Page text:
Seven Things You Should Know About Wikis

Seven Things You Should Know About Wikis

I’ve been fascinated by the possibilities of Wiki-Wikis for years, but have always had a hard time getting past the inherent ugliness of most implementations and the difficulty of getting nontechnical users comfortable with the interface. The succes of Wikipedia and the increased use of more attractive skins and templates seem to be moving Wikis into the mainstream. The Educause Learning Initiative (ELI) has released a nice summary of the software that can be used to introduce the technology to faculty and students.

This is a part of the NLI’s “7 Things You Should Know About…” series which provides concise information on a variet of learning practices and technologies. Each fact sheet focuses on a single practice in a common format: What is it? Who’s doing it? How does it work? Why is it significant? What are the downsides? Where is it going? What are the implications for teaching and learning?

Other technologies covered in the series include:

Exploring Faculty Ratings Sites

“He Will Crush You Like an Academic Ninja!”: Exploring Teacher Ratings on

Most universities spend an enormous amount of time, money and energy in evaluating courses and faculty performance, but the information gathered is seldom available to students. A number of faculty ratings sites have been established that offer an totally open and accessible forum for students to evaluate their instructors with anonymity and “almost absolute impunity.”

This is a interesting study of It’s long, but there are some interesting comparisons with traditional evaluations. At least a few traditional studies have questioned the impact of “attractiveness” on teacher ratings, with one study concluding that “attractive professors consistently outscore their less comely colleagues by a significant margin on student evaluations of teaching”. RateYourProfessor allows faculty members to assign “chile peppers” as an indicator of overall “hotness”. We’re still looking for ways to encourage students to complete on-line evaluations of their courses; maybe a faculty “hotness” item would help.

IM Back Channels In Class

Future Present » Blog Archive » IM channels in class !?!

One of our ongoing concerns/interests as part of the myNotebook Project at William and Mary is how to integrate the student machines into medium and large classes so that they contribute to the learning–rather than distract from it.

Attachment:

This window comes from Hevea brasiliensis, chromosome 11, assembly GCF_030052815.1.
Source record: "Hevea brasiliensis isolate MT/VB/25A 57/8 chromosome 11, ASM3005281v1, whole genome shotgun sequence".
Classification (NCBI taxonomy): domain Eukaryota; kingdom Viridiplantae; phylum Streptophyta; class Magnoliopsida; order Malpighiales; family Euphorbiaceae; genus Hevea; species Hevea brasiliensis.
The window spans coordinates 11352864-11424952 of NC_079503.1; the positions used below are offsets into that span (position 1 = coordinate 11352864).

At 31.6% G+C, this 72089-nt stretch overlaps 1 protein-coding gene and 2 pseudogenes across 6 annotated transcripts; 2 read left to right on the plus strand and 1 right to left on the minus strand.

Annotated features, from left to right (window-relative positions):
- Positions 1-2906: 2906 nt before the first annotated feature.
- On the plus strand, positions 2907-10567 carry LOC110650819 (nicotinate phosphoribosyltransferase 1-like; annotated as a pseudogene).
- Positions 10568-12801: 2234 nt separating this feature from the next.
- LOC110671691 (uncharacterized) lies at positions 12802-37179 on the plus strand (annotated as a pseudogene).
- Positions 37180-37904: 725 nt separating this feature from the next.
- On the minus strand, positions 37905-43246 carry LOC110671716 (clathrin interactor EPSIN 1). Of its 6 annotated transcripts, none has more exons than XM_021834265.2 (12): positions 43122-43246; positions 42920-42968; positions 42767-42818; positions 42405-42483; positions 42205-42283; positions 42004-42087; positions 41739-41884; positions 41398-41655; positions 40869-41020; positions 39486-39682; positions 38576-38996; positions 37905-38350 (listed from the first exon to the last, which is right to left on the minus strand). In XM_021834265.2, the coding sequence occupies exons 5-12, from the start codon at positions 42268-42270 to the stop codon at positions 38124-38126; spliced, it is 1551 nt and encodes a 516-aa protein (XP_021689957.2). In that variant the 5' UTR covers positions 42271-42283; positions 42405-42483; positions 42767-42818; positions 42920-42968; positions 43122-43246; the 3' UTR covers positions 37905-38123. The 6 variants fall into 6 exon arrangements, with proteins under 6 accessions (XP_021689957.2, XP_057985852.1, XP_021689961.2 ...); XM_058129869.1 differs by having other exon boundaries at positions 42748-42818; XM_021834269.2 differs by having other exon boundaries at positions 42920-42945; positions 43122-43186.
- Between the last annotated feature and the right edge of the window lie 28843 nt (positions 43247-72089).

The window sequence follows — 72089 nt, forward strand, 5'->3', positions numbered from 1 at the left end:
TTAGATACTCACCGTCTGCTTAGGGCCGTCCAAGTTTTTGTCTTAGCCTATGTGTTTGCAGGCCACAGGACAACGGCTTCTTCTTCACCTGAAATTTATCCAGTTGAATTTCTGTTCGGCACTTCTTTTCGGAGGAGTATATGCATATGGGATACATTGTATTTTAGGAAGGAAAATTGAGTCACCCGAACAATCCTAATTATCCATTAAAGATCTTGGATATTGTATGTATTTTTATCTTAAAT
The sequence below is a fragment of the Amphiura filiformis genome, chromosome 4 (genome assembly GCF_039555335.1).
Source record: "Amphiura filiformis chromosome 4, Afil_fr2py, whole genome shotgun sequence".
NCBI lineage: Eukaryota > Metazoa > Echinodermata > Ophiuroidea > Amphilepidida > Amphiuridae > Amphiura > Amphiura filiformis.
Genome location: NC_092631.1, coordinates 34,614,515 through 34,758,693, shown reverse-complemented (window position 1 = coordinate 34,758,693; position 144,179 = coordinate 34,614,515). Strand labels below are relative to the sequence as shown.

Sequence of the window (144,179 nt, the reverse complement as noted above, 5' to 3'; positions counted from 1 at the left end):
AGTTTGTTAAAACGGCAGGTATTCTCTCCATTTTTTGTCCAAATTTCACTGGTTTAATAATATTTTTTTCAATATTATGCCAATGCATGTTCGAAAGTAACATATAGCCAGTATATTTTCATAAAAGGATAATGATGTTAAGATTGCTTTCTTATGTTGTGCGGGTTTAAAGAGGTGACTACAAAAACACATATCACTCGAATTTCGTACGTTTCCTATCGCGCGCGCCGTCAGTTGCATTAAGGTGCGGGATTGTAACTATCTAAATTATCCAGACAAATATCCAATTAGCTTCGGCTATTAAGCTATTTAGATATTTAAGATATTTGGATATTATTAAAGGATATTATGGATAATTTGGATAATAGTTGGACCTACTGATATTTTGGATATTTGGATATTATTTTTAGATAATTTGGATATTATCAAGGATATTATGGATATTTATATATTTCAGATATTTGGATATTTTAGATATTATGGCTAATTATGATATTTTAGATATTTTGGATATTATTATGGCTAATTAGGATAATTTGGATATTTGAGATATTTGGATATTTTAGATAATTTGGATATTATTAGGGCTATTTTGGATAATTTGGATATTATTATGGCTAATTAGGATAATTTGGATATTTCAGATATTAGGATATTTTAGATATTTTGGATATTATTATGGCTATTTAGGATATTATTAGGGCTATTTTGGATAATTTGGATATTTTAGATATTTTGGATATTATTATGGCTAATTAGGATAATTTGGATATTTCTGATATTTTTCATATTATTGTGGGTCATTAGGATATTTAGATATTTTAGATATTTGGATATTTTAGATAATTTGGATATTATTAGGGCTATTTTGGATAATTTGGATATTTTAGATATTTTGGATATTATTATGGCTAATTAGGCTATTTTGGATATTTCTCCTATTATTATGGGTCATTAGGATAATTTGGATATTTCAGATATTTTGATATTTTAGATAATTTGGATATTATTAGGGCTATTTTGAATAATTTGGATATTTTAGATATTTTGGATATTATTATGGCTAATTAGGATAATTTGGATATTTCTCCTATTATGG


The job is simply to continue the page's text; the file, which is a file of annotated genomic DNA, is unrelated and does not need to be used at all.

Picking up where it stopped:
Larry Johnson
, Chief Executive Officer of the New Media Consortium, discribes a pretty low tech way of enhancing communication with IM using three screens in lecture hall.

A few intrepid professors are doing just that — for example, at the University of Southern California, several classes are setting up active IM “backchannels” to encourage a running dialog during class. The IM threads are displayed on one of three screens at the front of the room. Another is controlled by a “Google jockey” who does real time searches on words and sites mentioned in either channel.

This was used as an example of the one of the major trends in the NMC’s 2005 Horizon Report (PDF) on Extended Learning.

“This I Believe” Essays on NPR

National Public Radio is reviving a radio series from the 1950’s called “This I Believe” that was hosted by Edward Murrow. The show featured essays from both the both the famous –Eleanor Roosevelt, Jackie Robinson, Helen Keller and Harry Truman– and the not so famous. One of the more interesting entries on the site is the comparison of two essays by Elizabeth Deutsch–one from when she was 16 and another 50 years later as a professor at Cornell.

Murrow’s introduction to the original series is chilling in the similarities between our current situtation and the concerns in the US during the 1950’s about the Cold War, McCarthyism and racial division. For many of my conservative friends, the 1950’s were seen as America’s golden age, but Morrow’s short explanation of the need for the country share this personal philosophical essays offers a much more unsettled vision of life.

An Aside About Personal Philosophy Statements

One of the first exercises when I enrolled in my graduate program in adult education at Syracuse was the construction of a personal philosophy statement Roger Hiemstra, who chaired the adult ed program at that time, and Ralph Brockett, who was teaching the course, shared a common belief that ethical practice by teachers required continued and careful reflection on the nature of reality, meaning, and human nature. I’ve continued the tradition in many of my own courses, even though many students find the exercise very difficult–as I did.

(Ralph went on to edit a book published by Teachers College Press on Ethics in Adult Education, and Roger outlined his rationale statement in a chapter in that book.)